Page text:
Niagara hospital will not re-open beds to fight superbug outbreak

The Welland Tribune reports that the Niagara Health System hospital is "struggling with a lack of patient beds as it tries to isolate patients with the infectious C. Difficile disease." Nevertheless, the Niagara Health System has no plans of reopening recently closed hospital beds to help deal with its current superbug outbreaks.   

Justifying, this position, the NHS interim CEO Sue Matthews said  "We will not be going and knocking on the Ministry (of Health and Long-Term Care's) door asking for more money, more money. We have lots of tough decisions that obviously have been made and need to be made. We will continue to work within our finances that we have."

The NHS has closed many hospital beds through the implementation of its so-called "hospital improvement plan". Ontario Hospitals, under intense funding pressure, closed over 600 beds in 2010.

As reported in an earlier note, the British Medical Association has identified high bed occupancy  as associated with higher rates of superbug infections. Indeed, it noted problems at bed occupancy levels much lower than those found in Ontario.  

More positively, every facility run by the Niagara Health System will be cleansed "from top to bottom" with a powerful agent designed to kill C. difficile spores, officials told the St. Catharines Standard Tuesday.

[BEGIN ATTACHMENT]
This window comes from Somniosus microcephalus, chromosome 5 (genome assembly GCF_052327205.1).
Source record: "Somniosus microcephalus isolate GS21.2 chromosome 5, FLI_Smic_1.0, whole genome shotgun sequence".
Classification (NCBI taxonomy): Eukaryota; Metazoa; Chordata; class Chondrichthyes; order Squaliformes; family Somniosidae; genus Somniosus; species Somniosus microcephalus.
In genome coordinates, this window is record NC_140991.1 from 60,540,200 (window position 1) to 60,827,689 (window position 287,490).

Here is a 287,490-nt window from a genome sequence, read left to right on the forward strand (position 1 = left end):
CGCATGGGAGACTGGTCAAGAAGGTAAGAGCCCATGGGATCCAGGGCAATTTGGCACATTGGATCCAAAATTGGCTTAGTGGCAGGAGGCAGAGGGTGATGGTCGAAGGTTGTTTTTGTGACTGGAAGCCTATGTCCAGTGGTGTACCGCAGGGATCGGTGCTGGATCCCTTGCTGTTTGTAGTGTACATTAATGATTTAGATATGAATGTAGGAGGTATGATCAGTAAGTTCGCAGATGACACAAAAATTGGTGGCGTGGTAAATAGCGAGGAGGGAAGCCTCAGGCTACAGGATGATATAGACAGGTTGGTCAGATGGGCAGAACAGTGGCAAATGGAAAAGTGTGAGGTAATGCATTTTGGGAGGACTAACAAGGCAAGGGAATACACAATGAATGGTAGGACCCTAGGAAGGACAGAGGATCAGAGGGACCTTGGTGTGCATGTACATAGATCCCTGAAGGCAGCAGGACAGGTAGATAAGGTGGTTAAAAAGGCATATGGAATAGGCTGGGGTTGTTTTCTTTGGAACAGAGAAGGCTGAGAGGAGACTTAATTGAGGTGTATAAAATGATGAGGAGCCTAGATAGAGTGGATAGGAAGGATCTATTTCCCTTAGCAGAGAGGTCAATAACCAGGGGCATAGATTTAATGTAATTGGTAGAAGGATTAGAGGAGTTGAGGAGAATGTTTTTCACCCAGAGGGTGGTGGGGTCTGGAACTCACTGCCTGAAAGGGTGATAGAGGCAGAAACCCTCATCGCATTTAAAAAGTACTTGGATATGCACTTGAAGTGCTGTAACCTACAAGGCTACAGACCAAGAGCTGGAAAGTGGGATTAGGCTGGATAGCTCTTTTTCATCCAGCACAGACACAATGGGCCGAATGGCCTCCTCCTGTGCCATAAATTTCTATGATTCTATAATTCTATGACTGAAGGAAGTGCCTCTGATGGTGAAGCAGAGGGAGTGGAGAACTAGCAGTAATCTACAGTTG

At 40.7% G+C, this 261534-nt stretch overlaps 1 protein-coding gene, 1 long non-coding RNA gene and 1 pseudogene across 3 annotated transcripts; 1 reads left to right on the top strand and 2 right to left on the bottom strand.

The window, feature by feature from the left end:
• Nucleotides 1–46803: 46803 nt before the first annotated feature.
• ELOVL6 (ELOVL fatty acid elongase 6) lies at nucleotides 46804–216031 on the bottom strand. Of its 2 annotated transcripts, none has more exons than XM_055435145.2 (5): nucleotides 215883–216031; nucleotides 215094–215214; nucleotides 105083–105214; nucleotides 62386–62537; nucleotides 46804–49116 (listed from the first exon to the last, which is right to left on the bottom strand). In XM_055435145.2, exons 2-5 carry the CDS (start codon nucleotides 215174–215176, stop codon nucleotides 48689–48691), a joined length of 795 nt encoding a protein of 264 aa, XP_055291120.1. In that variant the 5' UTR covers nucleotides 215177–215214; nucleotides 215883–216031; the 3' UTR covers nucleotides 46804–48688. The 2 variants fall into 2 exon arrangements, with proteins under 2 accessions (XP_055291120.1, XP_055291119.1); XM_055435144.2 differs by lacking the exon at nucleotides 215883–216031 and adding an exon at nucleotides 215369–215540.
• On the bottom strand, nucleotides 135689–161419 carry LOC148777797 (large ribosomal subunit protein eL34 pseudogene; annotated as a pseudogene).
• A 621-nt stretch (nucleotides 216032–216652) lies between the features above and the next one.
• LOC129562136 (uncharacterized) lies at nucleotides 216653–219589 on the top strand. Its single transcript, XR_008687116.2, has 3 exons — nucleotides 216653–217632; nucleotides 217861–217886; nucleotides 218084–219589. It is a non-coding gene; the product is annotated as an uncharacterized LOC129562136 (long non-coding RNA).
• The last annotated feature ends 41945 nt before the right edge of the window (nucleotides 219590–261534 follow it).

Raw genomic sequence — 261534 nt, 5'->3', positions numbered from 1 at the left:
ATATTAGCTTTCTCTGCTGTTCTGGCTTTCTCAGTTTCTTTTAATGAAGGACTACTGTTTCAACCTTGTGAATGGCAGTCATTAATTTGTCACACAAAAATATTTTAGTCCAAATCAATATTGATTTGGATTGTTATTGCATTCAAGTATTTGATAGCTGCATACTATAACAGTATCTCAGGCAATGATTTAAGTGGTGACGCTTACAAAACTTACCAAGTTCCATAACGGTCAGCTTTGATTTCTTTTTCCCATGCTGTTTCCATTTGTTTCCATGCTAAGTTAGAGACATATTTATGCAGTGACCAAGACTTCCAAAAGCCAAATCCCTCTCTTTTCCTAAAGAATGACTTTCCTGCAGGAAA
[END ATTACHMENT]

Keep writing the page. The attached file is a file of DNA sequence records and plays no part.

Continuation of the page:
A virox "rescue gel" will be used in all hospitals. Patients will be temporarily moved out of their rooms and everything inside from wheelchairs to walls will be cleaned with the agent, in a bid to eliminate the potential spread of the bacteria.

Using the rescue gel for a one-time, system-wide cleanse was a recommendation made by a team of inspectors from Public Health Ontario.

Reportedly, some C. difficile bacteria is protected in a spore that allows it to survive in otherwise hostile environments.The spores can also survive on furniture and other areas and can be spread on the hands of people. The use of the Virox gel is an attempt to kill any spores that might be lurking in the hospitals.

The NHS reports that 17 C. difficile patients have died during the outbreaks.  Here, as with other hospitals, it remains unclear how many have died outside any officially declared outbreak. 

Following a spike in C. difficile cases,  Wellington-Dufferin-Guelph Public Health has now declared an outbreak at the Guelph General hospital. 

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